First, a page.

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References in classic literature ?
Mary did not know what "wutherin'" meant until she listened, and then she understood.
"But why did he hate it so?" she asked, after she had listened. She intended to know if Martha did.
She looked at the red fire and listened to the wind "wutherin'." It seemed to be "wutherin'" louder than ever.
And thereafter Saxon listened, in a maze, to what almost seemed a wild farrago, save that the strange meaningless phrases were fraught with dim, mysterious significance.
Although Prince Vasili listened reluctantly and not very politely to the elderly lady, even betraying some impatience, she gave him an ingratiating and appealing smile, and took his hand that he might not go away.
Then as he changed, the tales he listened to changed too.
He stood, listened, and gazed sometimes down at the wet mossy ground, sometimes at Laska listening all alert, sometimes at the sea of bare tree tops that stretched on the slope below him, sometimes at the darkening sky, covered with white streaks of cloud.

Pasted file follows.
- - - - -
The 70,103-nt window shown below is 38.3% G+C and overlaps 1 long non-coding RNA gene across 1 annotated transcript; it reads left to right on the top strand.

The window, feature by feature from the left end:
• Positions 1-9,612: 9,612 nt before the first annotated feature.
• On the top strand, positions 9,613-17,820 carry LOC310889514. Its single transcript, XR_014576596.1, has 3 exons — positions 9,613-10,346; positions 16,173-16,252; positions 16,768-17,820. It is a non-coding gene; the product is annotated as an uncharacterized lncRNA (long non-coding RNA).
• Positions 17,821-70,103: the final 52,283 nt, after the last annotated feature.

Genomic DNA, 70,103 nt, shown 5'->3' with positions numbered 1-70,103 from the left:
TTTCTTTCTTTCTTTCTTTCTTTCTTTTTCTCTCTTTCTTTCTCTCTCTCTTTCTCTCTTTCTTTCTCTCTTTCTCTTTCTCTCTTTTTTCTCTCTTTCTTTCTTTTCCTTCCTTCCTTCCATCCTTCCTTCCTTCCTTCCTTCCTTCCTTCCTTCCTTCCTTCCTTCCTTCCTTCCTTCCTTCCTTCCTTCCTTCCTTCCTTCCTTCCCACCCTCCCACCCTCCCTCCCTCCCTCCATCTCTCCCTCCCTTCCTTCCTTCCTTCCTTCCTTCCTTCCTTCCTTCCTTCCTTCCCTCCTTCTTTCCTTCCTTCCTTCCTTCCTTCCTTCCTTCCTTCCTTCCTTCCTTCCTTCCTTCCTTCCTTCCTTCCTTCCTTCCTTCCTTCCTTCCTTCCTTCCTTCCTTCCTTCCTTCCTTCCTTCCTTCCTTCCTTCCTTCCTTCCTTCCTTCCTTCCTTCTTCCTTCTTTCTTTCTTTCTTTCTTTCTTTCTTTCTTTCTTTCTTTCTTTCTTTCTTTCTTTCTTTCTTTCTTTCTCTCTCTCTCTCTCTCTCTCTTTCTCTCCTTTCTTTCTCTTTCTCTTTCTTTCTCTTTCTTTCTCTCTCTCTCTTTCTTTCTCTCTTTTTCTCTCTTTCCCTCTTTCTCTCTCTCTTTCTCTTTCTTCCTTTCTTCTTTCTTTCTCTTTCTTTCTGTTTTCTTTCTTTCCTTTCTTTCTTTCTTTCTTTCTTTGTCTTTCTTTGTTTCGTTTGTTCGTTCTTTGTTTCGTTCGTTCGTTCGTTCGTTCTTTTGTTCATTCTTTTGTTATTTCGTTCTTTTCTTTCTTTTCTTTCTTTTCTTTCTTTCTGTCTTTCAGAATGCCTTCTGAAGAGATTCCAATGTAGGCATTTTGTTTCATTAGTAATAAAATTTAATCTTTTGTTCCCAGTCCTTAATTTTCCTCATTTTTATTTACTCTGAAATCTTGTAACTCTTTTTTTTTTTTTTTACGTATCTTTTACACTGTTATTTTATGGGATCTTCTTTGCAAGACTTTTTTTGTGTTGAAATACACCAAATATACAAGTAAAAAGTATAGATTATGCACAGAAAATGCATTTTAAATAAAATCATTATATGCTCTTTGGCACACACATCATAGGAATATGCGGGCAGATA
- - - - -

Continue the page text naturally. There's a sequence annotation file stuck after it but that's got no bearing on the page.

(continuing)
This done, I put the ladder against the house wall, listened, measured the distance to the open second-floor window with my eye, listened again--and, finding all quiet, began my second and last ascent.
I listened at the window attentively before I ventured on taking my lantern out of my coatpocket.
"Listen," interrupted the other, already forgetting his affected anxiety for his patients, in the greater importance of the present subject.
"Listen, girl, and you shall hear, with what a treasure it has been my happy lot to enrich the pages of natural history!"
The discussion had been religiously listened to, and Fouquet himself, scarcely able to suppress his laughter, had given an example of moderation.